On Thursday, the New York Times published an op-ed blaming President Trump’s brutish and often incendiary rhetoric for the spate of explosive devices mailed this week to Democratic officials.
“[W]ords have consequences, especially when they are stated repeatedly by influential figures and sound distinctly like dog whistles to extremists who might well feel emboldened to act on them,” read the submission. “Now more than ever, no one should feign surprise or innocence about this.”
Earlier, in June 2017, the Times’ editorial board repeated the long-ago debunked lie that former Alaska Gov. Sarah Palin's political activism had inspired the 2011 Tucson, Ariz., mass shooting in which Rep. Gabby Giffords, a Democrat, was gravely wounded. Times columnist Paul Krugman was largely responsible for mainstreaming this myth.
One year earlier, in 2016, the paper’s editorial board argued Trump’s campaign rhetoric had “emboldened and even encouraged those who have been looking for a license to lash out against immigrants, refugees, minorities and anyone else they find threatening.”
Taken together, these articles and op-eds show the paper and its staff adhere sincerely to the idea that violent rhetoric begets violent actions.
So here's something interesting: On Tuesday, the Times’ Book Review section published a fictional short story fantasizing about the assassination of the president.
I guess the takeaway here is that dangerous rhetoric is dangerous unless they're the ones publishing it.
The author of the Trump assassination story, Zoe Sharp, was one of five writers asked by the Times to submit a fictional response to the question: “What might happen next” to the “Mueller investigation and the relationship between Trump and Putin?" Sharp’s contribution to the Times’ query concludes with these lines:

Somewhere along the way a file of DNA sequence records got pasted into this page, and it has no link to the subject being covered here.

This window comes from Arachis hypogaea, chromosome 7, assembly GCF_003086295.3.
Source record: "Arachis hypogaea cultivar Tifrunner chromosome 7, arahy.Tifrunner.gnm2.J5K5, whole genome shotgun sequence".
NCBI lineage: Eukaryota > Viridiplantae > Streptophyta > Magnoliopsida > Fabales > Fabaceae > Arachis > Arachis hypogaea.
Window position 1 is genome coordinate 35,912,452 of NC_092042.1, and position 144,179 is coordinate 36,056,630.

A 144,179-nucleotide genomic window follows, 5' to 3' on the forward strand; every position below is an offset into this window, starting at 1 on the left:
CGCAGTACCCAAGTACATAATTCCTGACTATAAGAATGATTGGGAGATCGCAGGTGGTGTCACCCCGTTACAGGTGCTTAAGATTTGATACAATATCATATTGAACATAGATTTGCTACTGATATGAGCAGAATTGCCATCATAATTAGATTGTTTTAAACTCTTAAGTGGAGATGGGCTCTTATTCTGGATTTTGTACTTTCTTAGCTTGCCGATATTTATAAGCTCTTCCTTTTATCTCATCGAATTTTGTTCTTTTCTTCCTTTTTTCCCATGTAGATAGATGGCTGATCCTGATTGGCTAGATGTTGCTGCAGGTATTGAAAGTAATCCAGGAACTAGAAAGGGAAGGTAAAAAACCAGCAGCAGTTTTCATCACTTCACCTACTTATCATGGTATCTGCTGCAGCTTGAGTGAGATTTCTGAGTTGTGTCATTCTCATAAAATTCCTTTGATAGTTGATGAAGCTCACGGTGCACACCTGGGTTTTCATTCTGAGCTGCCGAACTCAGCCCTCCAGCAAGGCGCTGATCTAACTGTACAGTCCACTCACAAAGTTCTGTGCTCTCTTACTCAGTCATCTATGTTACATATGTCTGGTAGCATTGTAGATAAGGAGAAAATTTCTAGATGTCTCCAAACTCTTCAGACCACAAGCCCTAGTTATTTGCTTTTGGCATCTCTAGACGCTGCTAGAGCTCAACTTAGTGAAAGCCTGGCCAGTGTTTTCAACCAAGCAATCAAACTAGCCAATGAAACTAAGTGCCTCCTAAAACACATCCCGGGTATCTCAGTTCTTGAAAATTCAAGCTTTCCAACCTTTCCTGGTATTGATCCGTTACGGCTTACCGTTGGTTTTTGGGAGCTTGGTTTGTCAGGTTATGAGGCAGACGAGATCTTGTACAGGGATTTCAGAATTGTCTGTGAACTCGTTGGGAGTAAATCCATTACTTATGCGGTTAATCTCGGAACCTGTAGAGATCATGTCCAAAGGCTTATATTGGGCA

When it was time, he went downstairs, took his place in the lobby before the entourage appeared. The hotel staff had been lined up to see their boss, the president, go by. A few of them applauded. Most did not.
The president didn’t seem to notice. He waved, in his desultory fashion. The Secret Service agents clustered around him, ushered him toward the armored limo idling outside at the curb.
The Russian waited until they were a few steps past before he drew the gun. He sighted on the center of the president’s back, and squeezed the trigger.
The Makarov misfired.
The Secret Service agent at the president’s shoulder heard the click, spun into a crouch. He registered the scene instantly, drawing his own weapon with razor-edge reflexes. The Russian tasted failure. He closed his eyes and waited to pay the cost.
It did not come.
He opened his eyes. The Secret Service agent stood before him, presenting his Glock, butt first.
“Here,” the agent said politely. “Use mine. …”
They really picked a great week for this, didn't they?